In an earlier post, I explained the basic change process. In this post I'd like to show how it works in a distributed version control system. Besides encouraging the general use of distributed version control systems, I'd like to expose the difference between the classic branching diagrams and the actual meaningful part of the revision history.
- Start at a stable revision;
- Branch, make change;
- Meanwhile, some other change makes it into the stable branch;
- Pull in the new change, merge;
- Add your change to the stable branch (assuming, of course, it passes QA).
Here's what it looks like in the distributed world:
You start with your main repository. This will usually be hosted on some kind fo more centralized host, or on a service like GitHub or bit bucket. As I explained in my Cherrypicking Made Easy post, the best repo to use is the one that represents your current production version of the code. I believe that in the end, this is the only repository that truly matters to Release Management...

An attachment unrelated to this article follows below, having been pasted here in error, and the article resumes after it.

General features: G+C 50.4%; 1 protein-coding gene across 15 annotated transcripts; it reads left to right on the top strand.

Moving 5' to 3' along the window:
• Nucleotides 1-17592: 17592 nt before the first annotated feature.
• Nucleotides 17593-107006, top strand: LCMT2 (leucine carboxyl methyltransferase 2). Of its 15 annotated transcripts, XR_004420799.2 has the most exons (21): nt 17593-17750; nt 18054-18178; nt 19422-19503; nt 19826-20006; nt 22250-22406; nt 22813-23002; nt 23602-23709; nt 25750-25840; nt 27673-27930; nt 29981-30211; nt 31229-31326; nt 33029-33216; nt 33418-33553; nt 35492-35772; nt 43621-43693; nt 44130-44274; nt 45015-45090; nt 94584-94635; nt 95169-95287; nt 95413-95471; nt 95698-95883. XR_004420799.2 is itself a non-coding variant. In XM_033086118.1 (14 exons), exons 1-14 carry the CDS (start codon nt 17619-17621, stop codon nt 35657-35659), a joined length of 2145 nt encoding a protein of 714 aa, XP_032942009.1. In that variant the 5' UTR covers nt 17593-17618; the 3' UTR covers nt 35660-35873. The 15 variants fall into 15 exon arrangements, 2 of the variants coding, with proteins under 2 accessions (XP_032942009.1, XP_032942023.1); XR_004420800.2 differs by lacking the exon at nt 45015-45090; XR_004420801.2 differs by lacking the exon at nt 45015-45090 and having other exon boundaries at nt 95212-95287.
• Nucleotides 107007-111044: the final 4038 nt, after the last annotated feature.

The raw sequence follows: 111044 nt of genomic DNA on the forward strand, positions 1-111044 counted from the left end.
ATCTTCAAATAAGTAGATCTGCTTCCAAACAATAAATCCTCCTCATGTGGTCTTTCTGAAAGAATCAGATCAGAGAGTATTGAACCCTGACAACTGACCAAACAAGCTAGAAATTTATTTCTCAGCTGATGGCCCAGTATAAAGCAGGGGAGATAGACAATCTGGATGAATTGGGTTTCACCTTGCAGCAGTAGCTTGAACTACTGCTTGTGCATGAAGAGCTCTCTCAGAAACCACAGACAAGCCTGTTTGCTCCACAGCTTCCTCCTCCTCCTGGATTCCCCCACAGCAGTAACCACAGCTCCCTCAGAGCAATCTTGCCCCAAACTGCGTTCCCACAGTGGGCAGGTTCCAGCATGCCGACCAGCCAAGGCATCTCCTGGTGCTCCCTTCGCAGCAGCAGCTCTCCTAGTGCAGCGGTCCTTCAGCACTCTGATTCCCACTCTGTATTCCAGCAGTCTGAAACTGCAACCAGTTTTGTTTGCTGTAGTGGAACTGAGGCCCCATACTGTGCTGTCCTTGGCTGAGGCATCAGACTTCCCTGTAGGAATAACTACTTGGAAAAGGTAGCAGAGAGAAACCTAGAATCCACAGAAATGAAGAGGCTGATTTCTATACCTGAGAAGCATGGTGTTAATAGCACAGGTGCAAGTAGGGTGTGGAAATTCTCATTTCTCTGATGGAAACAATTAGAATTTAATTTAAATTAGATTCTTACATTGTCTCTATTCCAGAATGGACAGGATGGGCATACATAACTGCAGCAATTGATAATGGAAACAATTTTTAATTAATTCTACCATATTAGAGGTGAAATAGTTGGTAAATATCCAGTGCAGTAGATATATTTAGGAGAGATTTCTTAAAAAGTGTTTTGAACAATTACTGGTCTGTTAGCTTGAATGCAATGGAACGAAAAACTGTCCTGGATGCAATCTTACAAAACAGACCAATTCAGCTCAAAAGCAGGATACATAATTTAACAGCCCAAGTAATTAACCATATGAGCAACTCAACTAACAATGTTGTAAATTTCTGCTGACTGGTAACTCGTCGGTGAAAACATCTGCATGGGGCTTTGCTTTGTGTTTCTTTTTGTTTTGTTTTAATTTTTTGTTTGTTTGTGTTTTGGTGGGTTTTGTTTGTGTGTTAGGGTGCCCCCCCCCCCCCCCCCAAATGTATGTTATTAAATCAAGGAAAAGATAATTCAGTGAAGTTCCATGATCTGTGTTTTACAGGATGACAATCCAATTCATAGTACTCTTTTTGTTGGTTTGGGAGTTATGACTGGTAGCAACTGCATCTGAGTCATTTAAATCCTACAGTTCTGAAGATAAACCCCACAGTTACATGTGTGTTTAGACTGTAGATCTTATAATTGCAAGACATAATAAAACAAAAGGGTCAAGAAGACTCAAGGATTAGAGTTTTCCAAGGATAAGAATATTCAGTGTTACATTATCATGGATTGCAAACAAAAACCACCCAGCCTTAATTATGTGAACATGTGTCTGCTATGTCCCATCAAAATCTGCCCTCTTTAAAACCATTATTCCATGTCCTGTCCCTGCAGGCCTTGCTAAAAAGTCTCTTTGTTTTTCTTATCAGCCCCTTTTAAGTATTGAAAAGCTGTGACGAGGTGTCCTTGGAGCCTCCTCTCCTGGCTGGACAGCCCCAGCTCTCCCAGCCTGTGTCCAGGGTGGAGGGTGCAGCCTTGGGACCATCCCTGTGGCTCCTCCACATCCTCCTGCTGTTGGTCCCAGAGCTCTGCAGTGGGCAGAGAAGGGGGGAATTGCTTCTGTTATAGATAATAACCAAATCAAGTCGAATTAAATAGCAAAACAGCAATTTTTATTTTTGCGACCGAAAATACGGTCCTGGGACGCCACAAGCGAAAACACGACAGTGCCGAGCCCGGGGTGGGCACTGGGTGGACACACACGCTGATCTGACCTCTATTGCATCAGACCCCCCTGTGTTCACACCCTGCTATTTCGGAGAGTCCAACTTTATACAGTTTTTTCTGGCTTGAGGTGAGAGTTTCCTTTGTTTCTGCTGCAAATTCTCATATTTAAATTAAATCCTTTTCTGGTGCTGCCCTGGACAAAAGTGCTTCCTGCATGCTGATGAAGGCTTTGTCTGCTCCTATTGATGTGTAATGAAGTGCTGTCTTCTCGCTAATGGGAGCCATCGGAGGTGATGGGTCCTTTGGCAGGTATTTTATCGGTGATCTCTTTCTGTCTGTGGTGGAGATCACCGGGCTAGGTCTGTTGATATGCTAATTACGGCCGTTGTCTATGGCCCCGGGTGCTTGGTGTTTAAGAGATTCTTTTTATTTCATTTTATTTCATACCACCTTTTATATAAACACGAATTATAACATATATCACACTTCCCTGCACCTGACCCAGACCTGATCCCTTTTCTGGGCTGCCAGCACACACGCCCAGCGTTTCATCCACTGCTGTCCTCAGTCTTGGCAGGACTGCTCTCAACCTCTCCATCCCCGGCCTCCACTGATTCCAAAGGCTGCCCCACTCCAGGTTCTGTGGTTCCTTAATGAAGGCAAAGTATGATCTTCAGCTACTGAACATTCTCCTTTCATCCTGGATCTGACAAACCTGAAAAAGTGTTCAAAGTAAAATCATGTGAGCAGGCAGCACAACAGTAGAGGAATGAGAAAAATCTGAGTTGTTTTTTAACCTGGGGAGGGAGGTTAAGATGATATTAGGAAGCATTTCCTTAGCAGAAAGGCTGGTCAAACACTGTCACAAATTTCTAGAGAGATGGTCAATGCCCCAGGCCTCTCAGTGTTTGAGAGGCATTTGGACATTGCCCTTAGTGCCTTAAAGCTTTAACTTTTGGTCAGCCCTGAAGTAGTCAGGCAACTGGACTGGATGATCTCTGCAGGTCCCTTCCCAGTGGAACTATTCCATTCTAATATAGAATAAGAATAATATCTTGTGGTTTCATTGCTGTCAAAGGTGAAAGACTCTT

If you wish to make a change, you fork or clone your own repository off the main repo. If you use a remote service, you may wish to first fork/clone the repo on that remote service, then clone onto your local machine.
Now edit, compile, test and check in - creating the green revision in the diagram.
Meanwhile, some other change appears in the main repository, marked as the blue change.
The interesting thing here is how the branching diagram of the basic change process simplifies into the diamond shaped revision graph. This will become more interesting as we examine the basic technique to produce Release Notes by examining changes contributing to a specific revision (usually a release).
A very good read to get into the mood of distributed version control systems is http://hginit.com, especially if you're a subversion or perforce user.